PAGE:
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Constructs an analytical framework for a resource-based approach to strategy formulation. There are five stages in this framework: analyze resources, appraise capabilities, analyze competitive advantage, select strategy, and identify resource gaps. The concepts of this framework are illustrated by reference to existing U.S. firms such as IBM, Xerox, Harley-Davidson, and 3M. This framework uses resources and capabilities as the foundation for a firm's long-term strategy because they provide direction for firm strategy and serve as the primary source of firm profit. Resources are defined as the inputs into the production process and include items of capital equipment and skills of individual employees. Capabilities are defined as the capacity for a team of resources to perform some task or activity. When analyzing the competitive advantage of a firm, durability, transparency, transferability, and replicability are considered important factors. To be successful, firms must develop strategies which utilize their unique characteristics. (SRD)
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The model developed here explains why some firms survive while other firms with equal economic performance do not. We argue that organizational survival is not strictly a function of economic performance but also depends on a firm's own threshold of performance. We apply this threshold model to the study of new venture survival, in which the threshold is determined by the entrepreneur's human capital characteristics, such as alternative employment opportunities, psychic income from entrepreneurship, and cost of switching to other occupations. Using a sample of 1,547 entrepreneurs of new businesses in the U.S., we find strong support for the model. The findings suggest that firms with low thresholds may choose to continue or survive despite comparatively low performance.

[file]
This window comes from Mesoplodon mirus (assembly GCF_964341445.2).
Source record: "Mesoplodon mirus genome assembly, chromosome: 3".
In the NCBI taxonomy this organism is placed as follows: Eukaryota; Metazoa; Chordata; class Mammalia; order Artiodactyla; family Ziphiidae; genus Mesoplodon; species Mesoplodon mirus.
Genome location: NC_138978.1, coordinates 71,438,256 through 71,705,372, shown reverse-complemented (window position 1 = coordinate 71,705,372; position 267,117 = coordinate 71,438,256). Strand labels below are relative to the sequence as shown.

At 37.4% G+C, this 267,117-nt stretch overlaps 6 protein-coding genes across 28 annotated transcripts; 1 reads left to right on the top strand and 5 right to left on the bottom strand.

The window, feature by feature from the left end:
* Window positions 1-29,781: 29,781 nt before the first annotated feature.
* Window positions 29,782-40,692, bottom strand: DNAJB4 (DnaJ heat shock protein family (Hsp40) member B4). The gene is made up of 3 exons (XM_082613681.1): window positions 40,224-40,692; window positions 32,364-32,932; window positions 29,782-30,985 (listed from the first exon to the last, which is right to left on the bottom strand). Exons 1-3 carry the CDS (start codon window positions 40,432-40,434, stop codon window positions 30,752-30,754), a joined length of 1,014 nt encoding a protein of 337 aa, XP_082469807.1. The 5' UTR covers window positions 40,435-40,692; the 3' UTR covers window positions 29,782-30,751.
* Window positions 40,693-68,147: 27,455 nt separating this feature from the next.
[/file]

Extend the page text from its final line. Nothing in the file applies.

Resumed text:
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An integrated framework is not available for studying the environmental conditions conducive for entrepreneurship despite their importance for the emergence and growth of enterprises in a country. This paper develops such a framework consisting of five dimensions of entrepreneurial environments and links these dimensions to the core elements of the new venture creation process. Specific emphasis is given to the role of environmental conditions in developing opportunities and in enhancing entrepreneurs' propensity and ability to enterprise. The paper outlines some propositions and research implications of the integrated model and offers initial guidelines for formulating public policies to develop entrepreneurial environments
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This report presents the results of a comparative study of entrepreneurship in Latin America and East Asia. It focuses on the process of creation of new companies. That process is analyzed at three different stages: inception of the entrepreneurial venture, company start-up, and its early development. From the initial motivation to become an entrepreneur to the contacts needed to help solve problems as the business gets underway and grows, a number of factors affect the behavior of potential entrepreneurs. This study aims to identify the leading factors that stimulate or limit entrepreneurship at each stage of the entrepreneurial process in Latin America and East Asia. These leading factors are analyzed, a number of conclusions are drawn, and policy recommendations are reached for promoting entrepreneurship in different socio-economic contexts.